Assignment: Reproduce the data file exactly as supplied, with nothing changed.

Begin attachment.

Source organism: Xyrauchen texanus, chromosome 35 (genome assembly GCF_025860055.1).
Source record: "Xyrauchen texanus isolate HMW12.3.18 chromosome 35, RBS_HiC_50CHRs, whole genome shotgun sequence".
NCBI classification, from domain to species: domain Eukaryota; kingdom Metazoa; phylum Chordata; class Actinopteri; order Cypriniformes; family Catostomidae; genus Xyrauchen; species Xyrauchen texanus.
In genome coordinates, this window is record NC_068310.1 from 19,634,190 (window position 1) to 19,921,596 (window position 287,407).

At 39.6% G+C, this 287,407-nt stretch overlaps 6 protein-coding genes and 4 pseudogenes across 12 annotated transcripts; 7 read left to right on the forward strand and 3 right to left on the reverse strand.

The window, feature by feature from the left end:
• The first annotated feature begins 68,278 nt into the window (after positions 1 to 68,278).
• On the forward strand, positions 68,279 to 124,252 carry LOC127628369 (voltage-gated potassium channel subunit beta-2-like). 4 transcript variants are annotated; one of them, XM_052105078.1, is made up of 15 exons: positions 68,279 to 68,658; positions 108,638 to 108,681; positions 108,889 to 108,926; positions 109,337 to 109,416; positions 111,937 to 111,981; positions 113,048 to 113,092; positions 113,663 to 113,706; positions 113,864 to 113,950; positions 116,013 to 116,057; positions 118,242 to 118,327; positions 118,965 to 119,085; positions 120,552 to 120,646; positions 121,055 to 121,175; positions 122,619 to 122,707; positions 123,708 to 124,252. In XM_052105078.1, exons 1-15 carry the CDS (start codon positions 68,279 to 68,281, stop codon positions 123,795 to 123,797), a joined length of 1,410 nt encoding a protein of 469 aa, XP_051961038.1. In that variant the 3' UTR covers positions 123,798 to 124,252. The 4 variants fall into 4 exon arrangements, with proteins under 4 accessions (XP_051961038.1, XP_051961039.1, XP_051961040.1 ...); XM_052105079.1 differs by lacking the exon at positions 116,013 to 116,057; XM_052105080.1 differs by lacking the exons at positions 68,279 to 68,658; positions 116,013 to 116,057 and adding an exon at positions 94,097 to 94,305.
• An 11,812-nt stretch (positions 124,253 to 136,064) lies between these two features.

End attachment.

Source organism: Xyrauchen texanus, chromosome 35 (genome assembly GCF_025860055.1).
Source record: "Xyrauchen texanus isolate HMW12.3.18 chromosome 35, RBS_HiC_50CHRs, whole genome shotgun sequence".
NCBI classification, from domain to species: domain Eukaryota; kingdom Metazoa; phylum Chordata; class Actinopteri; order Cypriniformes; family Catostomidae; genus Xyrauchen; species Xyrauchen texanus.
In genome coordinates, this window is record NC_068310.1 from 19,634,190 (window position 1) to 19,921,596 (window position 287,407).

At 39.6% G+C, this 287,407-nt stretch overlaps 6 protein-coding genes and 4 pseudogenes across 12 annotated transcripts; 7 read left to right on the forward strand and 3 right to left on the reverse strand.

The window, feature by feature from the left end:
• The first annotated feature begins 68,278 nt into the window (after positions 1 to 68,278).
• On the forward strand, positions 68,279 to 124,252 carry LOC127628369 (voltage-gated potassium channel subunit beta-2-like). 4 transcript variants are annotated; one of them, XM_052105078.1, is made up of 15 exons: positions 68,279 to 68,658; positions 108,638 to 108,681; positions 108,889 to 108,926; positions 109,337 to 109,416; positions 111,937 to 111,981; positions 113,048 to 113,092; positions 113,663 to 113,706; positions 113,864 to 113,950; positions 116,013 to 116,057; positions 118,242 to 118,327; positions 118,965 to 119,085; positions 120,552 to 120,646; positions 121,055 to 121,175; positions 122,619 to 122,707; positions 123,708 to 124,252. In XM_052105078.1, exons 1-15 carry the CDS (start codon positions 68,279 to 68,281, stop codon positions 123,795 to 123,797), a joined length of 1,410 nt encoding a protein of 469 aa, XP_051961038.1. In that variant the 3' UTR covers positions 123,798 to 124,252. The 4 variants fall into 4 exon arrangements, with proteins under 4 accessions (XP_051961038.1, XP_051961039.1, XP_051961040.1 ...); XM_052105079.1 differs by lacking the exon at positions 116,013 to 116,057; XM_052105080.1 differs by lacking the exons at positions 68,279 to 68,658; positions 116,013 to 116,057 and adding an exon at positions 94,097 to 94,305.
• An 11,812-nt stretch (positions 124,253 to 136,064) lies between these two features.